The oil and gas industry won a significant victory in the Louisiana Legislature, receiving final passage of a bill that seeks to kill a lawsuit filed by a New Orleans area levee board against nearly 100 oil and gas companies.
The lawsuit by the Southeast Louisiana Flood Protection Authority-East alleges the companies’ drilling activities damaged Louisiana’s coast and vulnerable wetlands.
Senators voted 25-11 for the measure by Sen. Bret Allain, R-Franklin, that is aimed at retroactively voiding the lawsuit.
The vote sent Allain’s bill to Gov. Bobby Jindal, who is expected to sign it into law. The Republican governor opposed the lawsuit and pushed for the measure’s passage.
“We need to not only protect and restore our coastlines, but we also need to protect our people’s interest from lawsuits that conflict with other legal efforts in Louisiana. I am happy to support (the bill) by Sen. Allain and look forward to signing it when it reaches my desk,” Jindal said in a statement.
Lawsuit supporters say the industry hasn’t been held sufficiently accountable for coastal damage done by dredging for canals and pipelines. Critics call the lawsuit an attack on a valuable state industry and a windfall for trial lawyers who stand to make millions, and they say the levee board had no authority to file it.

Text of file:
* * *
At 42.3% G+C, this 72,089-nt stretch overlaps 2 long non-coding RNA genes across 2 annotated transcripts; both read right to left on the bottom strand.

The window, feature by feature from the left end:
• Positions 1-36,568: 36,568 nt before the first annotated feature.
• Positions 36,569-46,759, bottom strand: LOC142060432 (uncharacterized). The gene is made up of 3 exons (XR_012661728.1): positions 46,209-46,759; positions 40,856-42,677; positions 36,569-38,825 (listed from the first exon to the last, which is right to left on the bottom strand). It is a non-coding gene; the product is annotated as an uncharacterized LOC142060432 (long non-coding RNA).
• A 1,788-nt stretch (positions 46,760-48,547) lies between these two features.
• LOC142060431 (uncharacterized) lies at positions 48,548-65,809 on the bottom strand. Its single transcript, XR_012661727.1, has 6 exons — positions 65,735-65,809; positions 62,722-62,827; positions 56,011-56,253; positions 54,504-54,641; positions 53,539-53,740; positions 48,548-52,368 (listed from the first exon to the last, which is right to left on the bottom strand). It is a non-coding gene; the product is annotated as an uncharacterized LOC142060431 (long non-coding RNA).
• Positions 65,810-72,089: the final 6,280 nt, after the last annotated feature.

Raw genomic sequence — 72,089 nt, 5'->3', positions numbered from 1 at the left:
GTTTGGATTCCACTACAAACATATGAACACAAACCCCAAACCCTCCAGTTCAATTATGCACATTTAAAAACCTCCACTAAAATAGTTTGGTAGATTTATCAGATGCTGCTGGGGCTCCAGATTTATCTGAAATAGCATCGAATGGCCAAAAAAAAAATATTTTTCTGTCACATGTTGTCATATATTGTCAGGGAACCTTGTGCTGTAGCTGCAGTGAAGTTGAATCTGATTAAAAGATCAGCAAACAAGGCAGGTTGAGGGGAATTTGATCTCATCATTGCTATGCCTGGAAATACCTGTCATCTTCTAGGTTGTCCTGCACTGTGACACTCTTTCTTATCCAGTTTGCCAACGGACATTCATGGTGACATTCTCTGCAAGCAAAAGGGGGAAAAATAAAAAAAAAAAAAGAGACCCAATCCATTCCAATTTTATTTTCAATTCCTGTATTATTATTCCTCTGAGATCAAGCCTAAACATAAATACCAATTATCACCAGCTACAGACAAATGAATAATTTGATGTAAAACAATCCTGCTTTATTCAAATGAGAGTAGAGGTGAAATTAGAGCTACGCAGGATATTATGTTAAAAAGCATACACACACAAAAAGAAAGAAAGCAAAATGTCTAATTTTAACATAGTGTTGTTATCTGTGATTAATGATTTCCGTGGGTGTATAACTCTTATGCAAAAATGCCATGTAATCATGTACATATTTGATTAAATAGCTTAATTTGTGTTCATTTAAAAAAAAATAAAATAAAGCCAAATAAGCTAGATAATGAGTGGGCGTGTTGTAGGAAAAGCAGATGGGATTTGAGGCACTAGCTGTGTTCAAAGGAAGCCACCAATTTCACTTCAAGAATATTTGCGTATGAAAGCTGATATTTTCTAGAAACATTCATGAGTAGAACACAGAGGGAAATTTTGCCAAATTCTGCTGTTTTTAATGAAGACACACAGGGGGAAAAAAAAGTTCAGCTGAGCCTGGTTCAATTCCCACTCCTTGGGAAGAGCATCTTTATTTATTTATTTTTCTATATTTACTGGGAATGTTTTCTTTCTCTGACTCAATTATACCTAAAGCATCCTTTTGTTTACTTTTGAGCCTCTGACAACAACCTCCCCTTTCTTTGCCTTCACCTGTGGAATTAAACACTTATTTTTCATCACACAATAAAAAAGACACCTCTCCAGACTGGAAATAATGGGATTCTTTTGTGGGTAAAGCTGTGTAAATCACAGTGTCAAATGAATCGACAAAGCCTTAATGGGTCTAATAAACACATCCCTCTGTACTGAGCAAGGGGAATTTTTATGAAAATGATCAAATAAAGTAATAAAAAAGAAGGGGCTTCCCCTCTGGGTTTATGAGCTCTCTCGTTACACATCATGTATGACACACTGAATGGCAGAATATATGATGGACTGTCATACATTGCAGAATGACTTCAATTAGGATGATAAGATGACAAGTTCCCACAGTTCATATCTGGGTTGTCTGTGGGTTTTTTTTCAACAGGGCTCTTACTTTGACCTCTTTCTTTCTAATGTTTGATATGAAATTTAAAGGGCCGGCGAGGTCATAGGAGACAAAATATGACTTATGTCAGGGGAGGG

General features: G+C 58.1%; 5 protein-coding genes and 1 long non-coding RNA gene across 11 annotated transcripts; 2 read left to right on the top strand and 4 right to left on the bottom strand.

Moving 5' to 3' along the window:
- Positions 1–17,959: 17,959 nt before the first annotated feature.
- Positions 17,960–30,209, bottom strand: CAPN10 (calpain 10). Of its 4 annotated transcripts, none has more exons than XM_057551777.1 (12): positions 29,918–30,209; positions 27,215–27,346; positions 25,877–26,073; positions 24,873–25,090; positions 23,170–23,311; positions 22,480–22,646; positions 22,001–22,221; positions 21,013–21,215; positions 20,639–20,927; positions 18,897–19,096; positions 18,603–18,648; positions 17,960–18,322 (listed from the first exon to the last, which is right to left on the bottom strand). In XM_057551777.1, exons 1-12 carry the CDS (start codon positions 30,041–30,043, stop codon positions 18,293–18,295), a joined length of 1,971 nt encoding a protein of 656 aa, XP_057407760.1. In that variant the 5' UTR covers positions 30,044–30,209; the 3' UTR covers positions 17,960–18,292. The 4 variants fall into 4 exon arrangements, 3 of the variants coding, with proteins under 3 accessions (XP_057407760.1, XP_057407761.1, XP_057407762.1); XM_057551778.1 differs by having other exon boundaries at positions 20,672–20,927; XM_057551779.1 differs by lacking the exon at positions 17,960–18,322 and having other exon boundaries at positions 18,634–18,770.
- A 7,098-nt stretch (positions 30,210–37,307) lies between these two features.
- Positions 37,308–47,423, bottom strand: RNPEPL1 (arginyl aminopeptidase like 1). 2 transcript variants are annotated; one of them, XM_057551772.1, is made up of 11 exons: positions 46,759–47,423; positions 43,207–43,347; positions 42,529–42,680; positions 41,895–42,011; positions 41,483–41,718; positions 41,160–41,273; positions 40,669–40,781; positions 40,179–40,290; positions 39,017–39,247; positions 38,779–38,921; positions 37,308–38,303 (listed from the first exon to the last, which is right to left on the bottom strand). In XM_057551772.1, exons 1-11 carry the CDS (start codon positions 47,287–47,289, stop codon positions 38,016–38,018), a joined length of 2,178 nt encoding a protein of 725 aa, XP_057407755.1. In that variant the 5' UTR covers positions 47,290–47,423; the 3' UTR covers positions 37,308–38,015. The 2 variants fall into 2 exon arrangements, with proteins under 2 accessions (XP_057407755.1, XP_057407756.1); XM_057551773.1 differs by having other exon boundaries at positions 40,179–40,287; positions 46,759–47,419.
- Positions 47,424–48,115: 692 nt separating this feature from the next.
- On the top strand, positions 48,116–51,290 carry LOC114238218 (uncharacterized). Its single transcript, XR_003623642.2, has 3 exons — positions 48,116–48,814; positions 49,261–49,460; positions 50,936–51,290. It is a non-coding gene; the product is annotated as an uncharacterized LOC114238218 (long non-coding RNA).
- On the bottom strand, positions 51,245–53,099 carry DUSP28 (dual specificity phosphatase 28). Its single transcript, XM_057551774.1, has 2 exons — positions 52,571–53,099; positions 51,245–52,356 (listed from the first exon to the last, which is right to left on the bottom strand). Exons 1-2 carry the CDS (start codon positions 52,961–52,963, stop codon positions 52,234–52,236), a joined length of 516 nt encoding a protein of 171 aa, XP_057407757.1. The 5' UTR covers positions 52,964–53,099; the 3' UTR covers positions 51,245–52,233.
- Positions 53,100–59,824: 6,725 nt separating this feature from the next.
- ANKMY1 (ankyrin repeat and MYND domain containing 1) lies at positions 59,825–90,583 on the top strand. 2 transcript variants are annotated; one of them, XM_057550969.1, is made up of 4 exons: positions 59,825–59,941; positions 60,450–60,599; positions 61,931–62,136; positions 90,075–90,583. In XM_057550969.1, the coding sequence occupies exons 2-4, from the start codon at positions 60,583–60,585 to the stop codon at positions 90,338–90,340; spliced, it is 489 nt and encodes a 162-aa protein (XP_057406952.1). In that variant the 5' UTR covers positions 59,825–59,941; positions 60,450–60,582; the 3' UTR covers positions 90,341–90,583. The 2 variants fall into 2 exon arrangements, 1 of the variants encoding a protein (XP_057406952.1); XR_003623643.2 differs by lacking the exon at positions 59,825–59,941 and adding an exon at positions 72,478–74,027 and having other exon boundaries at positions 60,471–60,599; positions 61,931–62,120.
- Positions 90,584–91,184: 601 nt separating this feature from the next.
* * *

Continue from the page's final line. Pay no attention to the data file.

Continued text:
Senate Bill 469 will define which governmental entities can bring legal claims about management of Louisiana’s coastal zones to entities designated in the Coastal Zone Management Act. Levee boards aren’t on the list.
That will offer a legal argument to have the levee board’s lawsuit thrown out. The bill specifies that its provisions “shall be applicable to all claims existing or actions pending.”
“I think this clarifies the Legislature’s stand on this issue,” Allain said, repeating his argument that the board had no right to file the lawsuit.
“You don’t think that changing the law midstream is unfair?” said Sen. Ed Murray, D-New Orleans, who voted against the bill.
Under questioning from senators, Allain said the measure won’t affect similar environmental damages lawsuits filed by Jefferson and Plaquemines parishes against oil and gas companies.
Lawmakers on both sides don’t expect Jindal’s signature on the bill to end debate, assuming that a judge will be asked to decide the constitutionality of the retroactive bill.
“This fight is not over. We will see you in court. And we will see you at the next election. Apparently a majority of the legislators believe that the oil and gas industry actually is above the law, which is an interesting concept to embrace in the United States,” John Barry, a former levee board member who was ousted by Jindal for pushing the lawsuit, said in a statement.